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Drug addiction co-morbidity with alcohol: Neurobiological insights.

Authors
  • McGinn, M Adrienne1
  • Pantazis, Caroline B2
  • Tunstall, Brendan J3
  • Marchette, Renata C N3
  • Carlson, Erika R3
  • Said, Nadia3
  • Koob, George F3
  • Vendruscolo, Leandro F3
  • 1 Intramural Research Program, National Institute on Drug Abuse, National Institutes of Health, Baltimore, MD, United States. Electronic address: [email protected] , (United States)
  • 2 Intramural Research Program, National Institute on Drug Abuse, National Institutes of Health, Baltimore, MD, United States. Electronic address: [email protected] , (United States)
  • 3 Intramural Research Program, National Institute on Drug Abuse, National Institutes of Health, Baltimore, MD, United States. , (United States)
Type
Published Article
Journal
International review of neurobiology
Publication Date
Jan 01, 2021
Volume
157
Pages
409–472
Identifiers
DOI: 10.1016/bs.irn.2020.11.002
PMID: 33648675
Source
Medline
Keywords
Language
English
License
Unknown

Abstract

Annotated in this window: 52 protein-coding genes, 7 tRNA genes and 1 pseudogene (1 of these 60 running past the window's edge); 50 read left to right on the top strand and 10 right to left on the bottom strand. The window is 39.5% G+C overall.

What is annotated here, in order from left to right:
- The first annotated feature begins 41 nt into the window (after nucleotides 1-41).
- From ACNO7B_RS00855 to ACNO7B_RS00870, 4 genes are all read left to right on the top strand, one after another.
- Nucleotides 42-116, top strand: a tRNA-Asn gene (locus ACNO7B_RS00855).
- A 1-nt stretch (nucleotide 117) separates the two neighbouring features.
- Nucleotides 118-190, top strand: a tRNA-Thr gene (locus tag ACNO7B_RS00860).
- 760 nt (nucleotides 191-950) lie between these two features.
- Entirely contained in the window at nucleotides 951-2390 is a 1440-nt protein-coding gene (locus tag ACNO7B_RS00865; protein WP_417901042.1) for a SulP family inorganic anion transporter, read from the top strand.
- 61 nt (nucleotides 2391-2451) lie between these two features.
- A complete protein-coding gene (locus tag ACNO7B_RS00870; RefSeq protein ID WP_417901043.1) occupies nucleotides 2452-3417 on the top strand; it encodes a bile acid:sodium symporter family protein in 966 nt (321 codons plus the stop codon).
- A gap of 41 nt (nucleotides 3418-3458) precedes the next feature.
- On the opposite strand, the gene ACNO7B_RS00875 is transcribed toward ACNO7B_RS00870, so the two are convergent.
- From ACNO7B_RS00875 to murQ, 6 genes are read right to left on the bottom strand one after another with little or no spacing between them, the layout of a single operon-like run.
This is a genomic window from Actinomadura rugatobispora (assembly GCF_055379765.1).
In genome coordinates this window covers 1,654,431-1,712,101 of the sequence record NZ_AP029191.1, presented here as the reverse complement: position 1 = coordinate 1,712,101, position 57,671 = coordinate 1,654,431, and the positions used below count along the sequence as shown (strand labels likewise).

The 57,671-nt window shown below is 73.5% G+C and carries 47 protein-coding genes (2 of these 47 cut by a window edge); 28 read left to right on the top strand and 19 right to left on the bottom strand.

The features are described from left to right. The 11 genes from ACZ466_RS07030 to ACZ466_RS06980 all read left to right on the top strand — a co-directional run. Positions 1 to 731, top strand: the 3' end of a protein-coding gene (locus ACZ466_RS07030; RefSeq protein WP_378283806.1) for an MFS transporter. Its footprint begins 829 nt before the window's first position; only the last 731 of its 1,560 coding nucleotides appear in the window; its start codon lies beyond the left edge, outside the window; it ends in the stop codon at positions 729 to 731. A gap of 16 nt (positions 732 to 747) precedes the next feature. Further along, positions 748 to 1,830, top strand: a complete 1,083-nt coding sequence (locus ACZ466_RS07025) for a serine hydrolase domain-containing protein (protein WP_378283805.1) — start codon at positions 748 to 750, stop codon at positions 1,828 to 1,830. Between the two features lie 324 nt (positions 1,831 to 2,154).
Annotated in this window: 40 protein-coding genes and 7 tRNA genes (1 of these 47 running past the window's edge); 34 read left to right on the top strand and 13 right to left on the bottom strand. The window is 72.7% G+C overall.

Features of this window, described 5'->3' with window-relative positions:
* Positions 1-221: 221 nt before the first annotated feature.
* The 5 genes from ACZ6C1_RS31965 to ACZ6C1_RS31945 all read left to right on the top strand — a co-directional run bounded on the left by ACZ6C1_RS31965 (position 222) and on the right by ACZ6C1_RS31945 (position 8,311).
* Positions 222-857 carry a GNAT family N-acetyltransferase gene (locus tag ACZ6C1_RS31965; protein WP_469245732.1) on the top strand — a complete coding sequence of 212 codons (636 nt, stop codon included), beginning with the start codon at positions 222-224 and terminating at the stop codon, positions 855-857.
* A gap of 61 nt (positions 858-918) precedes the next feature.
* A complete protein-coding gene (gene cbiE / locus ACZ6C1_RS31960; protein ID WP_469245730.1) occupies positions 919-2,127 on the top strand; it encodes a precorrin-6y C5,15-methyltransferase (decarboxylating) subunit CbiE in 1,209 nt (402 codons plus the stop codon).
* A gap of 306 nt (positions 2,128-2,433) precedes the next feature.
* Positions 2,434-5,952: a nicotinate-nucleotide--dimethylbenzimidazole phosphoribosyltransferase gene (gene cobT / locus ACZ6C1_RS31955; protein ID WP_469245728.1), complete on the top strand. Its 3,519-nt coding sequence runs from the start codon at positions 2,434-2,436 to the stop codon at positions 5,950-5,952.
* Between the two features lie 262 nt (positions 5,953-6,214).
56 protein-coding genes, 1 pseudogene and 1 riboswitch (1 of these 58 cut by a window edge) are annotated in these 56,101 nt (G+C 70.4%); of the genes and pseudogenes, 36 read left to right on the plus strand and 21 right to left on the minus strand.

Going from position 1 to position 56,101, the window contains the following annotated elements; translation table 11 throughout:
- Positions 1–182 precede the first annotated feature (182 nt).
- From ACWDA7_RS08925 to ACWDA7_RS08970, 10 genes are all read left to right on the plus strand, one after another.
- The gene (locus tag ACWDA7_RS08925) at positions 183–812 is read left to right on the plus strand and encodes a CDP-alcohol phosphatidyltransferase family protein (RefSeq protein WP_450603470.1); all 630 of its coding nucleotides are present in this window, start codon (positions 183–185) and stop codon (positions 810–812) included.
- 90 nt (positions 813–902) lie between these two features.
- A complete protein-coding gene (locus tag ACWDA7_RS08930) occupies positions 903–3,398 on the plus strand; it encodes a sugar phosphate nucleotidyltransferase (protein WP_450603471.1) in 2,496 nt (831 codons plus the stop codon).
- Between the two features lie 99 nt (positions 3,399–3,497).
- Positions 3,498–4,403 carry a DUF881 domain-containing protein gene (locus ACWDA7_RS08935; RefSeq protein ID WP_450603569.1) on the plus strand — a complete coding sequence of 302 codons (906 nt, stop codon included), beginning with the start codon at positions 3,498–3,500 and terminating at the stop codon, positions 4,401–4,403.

Addiction is a chronic disorder that consists of a three-stage cycle of binge/intoxication, withdrawal/negative affect, and preoccupation/anticipation. These stages involve, respectively, neuroadaptations in brain circuits involved in incentive salience and habit formation, stress surfeit and reward deficit, and executive function. Much research on addiction focuses on the neurobiology underlying single drug use. However, alcohol use disorder (AUD) can be co-morbid with substance use disorder (SUD), called dual dependence. The limited epidemiological data on dual dependence indicates that there is a large population of individuals suffering from addiction who are dependent on more than one drug and/or alcohol, yet dual dependence remains understudied in addiction research. Here, we review neurobiological data on neurotransmitter and neuropeptide systems that are known to contribute to addiction pathology and how the involvement of these systems is consistent or divergent across drug classes. In particular, we highlight the dopamine, opioid, corticotropin-releasing factor, norepinephrine, hypocretin/orexin, glucocorticoid, neuroimmune signaling, endocannabinoid, glutamate, and GABA systems. We also discuss the limited research on these systems in dual dependence. Collectively, these studies demonstrate that the use of multiple drugs can produce neuroadaptations that are distinct from single drug use. Further investigation into the neurobiology of dual dependence is necessary to develop effective treatments for addiction to multiple drugs. Copyright © 2021 Elsevier Inc. All rights reserved.

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